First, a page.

1) How big is his camera's native color space? No point having anything bigger than this
2) How big is his fine art paper/printer combo color space? No point having anything bigger than this.
Couple points to address both 1 & 2. Digital cameras don't really have a color gamut (they do have a color mixing function). There is some assumed internal color space a converter has to start with and only the manufacturer would really know this although with the right equipment one could end up with the spectral sensitivities and get very close. Then there's the internal color space of the converter to process our data.
Building an ICC profile doesn't tell us all that much since the target has a gamut. The data feed to the profiler is output referred (processed).
The scene has a gamut. Point the same capture device at a gray card and a sunlit scene of colorful flowers, you end up with different results.
Bottom line using say an Adobe raw converter is that at some point, we're dealing with ProPhoto RGB primaries and thus a gamut. If you work with Adobe RGB (1998), you will clip colors from some (how many?) captures. I think that's illustrated in the video. It's easy to examine this in ACR too. IF your goal is to render all the possible color, you don't want to select Adobe RGB (1998). IF your goal is to see all the colors on-screen, get a wide gamut display and encode in Adobe RGB (1998).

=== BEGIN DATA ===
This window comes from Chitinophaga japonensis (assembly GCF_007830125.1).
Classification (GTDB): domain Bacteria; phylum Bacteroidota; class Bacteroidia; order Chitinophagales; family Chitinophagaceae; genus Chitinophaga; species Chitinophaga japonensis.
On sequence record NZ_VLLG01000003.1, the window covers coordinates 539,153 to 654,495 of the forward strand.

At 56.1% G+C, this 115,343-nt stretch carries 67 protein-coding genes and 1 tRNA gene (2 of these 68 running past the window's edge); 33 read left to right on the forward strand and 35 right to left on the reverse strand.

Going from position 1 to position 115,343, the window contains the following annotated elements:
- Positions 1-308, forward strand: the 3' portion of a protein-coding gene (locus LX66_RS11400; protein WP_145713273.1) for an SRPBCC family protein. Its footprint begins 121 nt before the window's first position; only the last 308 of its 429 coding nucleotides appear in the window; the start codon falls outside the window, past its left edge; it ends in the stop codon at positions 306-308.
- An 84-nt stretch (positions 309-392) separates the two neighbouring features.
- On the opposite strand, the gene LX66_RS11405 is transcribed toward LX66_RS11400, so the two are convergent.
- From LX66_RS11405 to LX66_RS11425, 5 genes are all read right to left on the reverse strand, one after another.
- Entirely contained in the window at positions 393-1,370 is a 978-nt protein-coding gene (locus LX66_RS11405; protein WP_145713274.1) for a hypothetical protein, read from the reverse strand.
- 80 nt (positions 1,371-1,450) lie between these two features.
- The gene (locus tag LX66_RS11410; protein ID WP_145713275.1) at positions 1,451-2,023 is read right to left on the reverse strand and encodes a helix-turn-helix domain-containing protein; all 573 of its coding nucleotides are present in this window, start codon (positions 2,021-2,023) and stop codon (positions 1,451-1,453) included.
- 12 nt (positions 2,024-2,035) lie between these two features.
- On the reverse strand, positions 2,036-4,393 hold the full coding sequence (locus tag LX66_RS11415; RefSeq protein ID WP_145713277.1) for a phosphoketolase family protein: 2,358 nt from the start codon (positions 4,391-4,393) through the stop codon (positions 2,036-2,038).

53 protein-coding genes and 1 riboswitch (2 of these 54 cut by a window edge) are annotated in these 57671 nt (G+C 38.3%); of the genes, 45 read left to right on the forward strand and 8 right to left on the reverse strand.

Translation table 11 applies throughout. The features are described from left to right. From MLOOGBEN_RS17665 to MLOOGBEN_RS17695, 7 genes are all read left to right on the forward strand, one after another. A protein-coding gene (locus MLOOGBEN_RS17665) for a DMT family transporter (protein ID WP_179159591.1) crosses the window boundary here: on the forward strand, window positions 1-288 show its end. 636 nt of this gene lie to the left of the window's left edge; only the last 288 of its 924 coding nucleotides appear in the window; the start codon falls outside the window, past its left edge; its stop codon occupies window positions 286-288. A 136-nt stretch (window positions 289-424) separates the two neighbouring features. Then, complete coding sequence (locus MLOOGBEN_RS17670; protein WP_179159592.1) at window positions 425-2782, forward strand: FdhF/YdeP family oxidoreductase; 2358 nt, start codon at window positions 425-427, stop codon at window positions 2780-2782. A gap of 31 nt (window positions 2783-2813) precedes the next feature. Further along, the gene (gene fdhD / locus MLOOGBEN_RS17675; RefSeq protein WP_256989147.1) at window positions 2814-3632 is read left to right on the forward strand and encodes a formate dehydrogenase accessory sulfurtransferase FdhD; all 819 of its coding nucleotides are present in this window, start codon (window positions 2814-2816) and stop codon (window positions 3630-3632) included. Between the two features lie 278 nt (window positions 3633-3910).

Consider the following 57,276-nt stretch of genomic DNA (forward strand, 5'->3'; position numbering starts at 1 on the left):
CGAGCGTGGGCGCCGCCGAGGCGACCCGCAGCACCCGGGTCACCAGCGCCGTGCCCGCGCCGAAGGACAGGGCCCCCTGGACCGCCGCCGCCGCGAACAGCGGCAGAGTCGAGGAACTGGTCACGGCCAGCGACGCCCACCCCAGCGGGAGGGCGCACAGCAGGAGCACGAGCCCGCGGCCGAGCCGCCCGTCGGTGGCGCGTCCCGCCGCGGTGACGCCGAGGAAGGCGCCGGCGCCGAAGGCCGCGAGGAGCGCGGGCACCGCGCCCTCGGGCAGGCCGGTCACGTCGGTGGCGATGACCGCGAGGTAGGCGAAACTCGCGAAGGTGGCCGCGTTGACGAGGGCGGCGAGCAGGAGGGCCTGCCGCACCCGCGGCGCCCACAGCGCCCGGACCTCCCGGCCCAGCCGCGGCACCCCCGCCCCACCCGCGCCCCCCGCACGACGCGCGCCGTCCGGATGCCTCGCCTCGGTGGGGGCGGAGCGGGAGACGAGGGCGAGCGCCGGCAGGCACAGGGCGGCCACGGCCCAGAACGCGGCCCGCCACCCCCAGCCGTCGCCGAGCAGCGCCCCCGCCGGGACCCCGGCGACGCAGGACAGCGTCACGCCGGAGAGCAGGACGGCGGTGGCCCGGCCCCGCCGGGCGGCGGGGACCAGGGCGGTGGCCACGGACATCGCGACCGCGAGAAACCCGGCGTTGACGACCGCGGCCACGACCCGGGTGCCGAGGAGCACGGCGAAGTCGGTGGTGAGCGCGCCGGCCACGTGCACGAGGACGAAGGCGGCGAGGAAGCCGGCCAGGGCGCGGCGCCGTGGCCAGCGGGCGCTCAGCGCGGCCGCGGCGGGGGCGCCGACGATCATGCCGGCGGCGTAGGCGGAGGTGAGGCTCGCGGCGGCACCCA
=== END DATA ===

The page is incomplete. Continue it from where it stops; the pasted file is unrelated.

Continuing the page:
There's a big disconnect in the shape of RGB working spaces and output spaces so keep that in mind. There are vastly wider gamut that can be defined in something like ProPhoto RGB than you could possibly output, true. But we have to live with a disconnect between the simple shapes of RGB working space and the more complex shapes of output color spaces to the point we're trying to fit round pegs in square holes. To do this, you need a much larger square hole. Simple matrix profiles of RGB working spaces when plotted 3 dimensionally illustrate that they reach their maximum saturation at high luminance levels. The opposite is seen with print (output) color spaces. Printers produce color by adding ink or some colorant, working space profiles are based on building more saturation by adding more light due to the differences in subtractive and additive color models. To counter this, you need a really big RGB working space like ProPhoto RGB, again due to the simple size and to fit the round peg in the bigger square hole. Their shapes are simple and predictable. Then there is the issue of very dark colors of intense saturation which do occur in nature and we can capture with many devices. Many of these colors fall outside Adobe RGB (1998) and when you encode into such a space, you clip the colors to the degree that smooth gradations become solid blobs in print, again due to the dissimilar shapes and differences in how the two spaces relate to luminance.
The gamut of the output device you aim for today, and what you might aim for tomorrow is unknown. So again, why encode in a working space that limits this?